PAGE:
However he gives a positive history for incontinence of urine and stool, numbness and weakness in bilateral lower limbs along with seizures for the past two months. After two days of admission, the patient also developed fever.

The patient is a known case of right lung adenocarcinoma (moderately differentiated) with distant metastasis with Syringohydromyelia. No history of diabetes, hypertension, tuberculosis or past surgical intervention. He is a chronic bidi smoker, non alcoholic and non-vegetarian by diet.

On examination, the general condition was essentially normal except for increased body temperature and bilaterally enlarged axillary lymph nodes.The abdomen was grossly distended and bowel sounds decreased.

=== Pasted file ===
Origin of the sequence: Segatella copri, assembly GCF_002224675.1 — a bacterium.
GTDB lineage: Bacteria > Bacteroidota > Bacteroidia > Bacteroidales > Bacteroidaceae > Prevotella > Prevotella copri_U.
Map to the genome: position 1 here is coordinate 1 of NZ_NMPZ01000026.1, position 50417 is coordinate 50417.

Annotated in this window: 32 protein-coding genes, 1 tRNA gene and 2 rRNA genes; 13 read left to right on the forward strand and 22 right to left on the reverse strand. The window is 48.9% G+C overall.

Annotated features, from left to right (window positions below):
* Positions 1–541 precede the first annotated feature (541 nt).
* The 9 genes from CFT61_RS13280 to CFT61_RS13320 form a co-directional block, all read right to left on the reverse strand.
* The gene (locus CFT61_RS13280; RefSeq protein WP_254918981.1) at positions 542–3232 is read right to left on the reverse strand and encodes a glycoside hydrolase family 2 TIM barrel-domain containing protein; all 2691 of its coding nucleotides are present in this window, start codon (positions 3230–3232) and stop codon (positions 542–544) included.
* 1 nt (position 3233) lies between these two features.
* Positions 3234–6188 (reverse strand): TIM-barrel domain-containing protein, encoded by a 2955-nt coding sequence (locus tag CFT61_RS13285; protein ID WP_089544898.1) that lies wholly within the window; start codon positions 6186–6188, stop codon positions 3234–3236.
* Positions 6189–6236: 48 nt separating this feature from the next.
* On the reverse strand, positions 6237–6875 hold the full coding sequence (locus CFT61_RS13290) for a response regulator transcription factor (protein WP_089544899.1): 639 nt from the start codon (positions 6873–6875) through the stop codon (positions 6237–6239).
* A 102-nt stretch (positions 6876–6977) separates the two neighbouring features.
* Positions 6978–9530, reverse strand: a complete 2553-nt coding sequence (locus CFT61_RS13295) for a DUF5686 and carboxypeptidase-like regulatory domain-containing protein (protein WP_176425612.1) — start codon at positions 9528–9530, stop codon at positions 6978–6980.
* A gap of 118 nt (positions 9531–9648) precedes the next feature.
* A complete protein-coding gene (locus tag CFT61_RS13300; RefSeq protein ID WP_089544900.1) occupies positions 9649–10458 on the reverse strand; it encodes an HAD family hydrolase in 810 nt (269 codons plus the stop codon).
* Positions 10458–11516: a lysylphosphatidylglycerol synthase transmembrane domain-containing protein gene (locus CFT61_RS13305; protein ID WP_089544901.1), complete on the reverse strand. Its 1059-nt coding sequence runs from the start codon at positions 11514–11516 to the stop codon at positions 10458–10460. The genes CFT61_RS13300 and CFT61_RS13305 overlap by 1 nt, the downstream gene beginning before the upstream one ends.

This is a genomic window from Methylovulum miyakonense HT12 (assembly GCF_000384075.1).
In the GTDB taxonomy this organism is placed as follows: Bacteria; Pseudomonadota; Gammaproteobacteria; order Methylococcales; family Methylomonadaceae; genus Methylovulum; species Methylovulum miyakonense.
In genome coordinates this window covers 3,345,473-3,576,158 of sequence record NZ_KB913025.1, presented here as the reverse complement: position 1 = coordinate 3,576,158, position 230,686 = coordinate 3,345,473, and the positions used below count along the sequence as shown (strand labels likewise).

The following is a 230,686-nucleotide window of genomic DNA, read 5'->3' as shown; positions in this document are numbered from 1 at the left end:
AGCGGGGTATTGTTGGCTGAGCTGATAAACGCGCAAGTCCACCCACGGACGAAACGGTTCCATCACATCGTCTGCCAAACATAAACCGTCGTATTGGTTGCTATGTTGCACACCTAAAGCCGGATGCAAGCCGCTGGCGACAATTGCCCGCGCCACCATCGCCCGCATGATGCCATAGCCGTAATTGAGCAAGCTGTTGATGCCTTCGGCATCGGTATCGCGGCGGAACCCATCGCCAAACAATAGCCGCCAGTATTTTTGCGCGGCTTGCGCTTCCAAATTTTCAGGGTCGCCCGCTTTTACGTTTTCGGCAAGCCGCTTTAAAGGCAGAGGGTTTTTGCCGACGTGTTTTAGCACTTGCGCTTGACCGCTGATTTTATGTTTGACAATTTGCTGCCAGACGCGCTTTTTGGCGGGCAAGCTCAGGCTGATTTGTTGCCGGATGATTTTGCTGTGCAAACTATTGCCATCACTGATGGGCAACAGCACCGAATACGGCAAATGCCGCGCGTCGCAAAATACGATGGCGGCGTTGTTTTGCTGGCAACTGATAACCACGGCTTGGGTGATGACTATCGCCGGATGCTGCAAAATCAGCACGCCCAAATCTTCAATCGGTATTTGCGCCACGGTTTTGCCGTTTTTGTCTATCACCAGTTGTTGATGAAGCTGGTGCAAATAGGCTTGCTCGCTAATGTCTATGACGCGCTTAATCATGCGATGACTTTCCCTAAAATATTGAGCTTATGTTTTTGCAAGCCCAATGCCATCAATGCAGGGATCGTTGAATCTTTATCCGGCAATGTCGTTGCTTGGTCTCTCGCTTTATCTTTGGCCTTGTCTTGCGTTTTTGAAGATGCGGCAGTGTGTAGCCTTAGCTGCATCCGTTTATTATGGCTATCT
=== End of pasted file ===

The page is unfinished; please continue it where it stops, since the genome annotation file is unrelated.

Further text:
Hematological investigation revealed Hemoglobin: 10.9g/dl, total leukocyte count: 28.8 × 10 9 /L, platelet count: 68 × 10 9 /L, differential leukocyte count showed neutrophilic leucocytosis, serum total protein: 6.2g/dl, serum albumin: 3g/dl and serum globulin: 3.2g/dl. The chest X-ray showed right lung upper lobe opacity. CT guided FNAC and Endoscopic biopsy confirmed adenocarcinoma of the right lung. MRI of brain and spinal cord revealed multiple brain metastases with multiple site involvement. Venous Doppler of both lower limbs revealed chronic thrombus within bilateral femoral and popliteal veins, absence of blood flow in bilateral tibial veins and subcutaneous edema in left lower limb. A single blood culture sample was drawn and sent for culture due to the rising WBC count and high grade fever.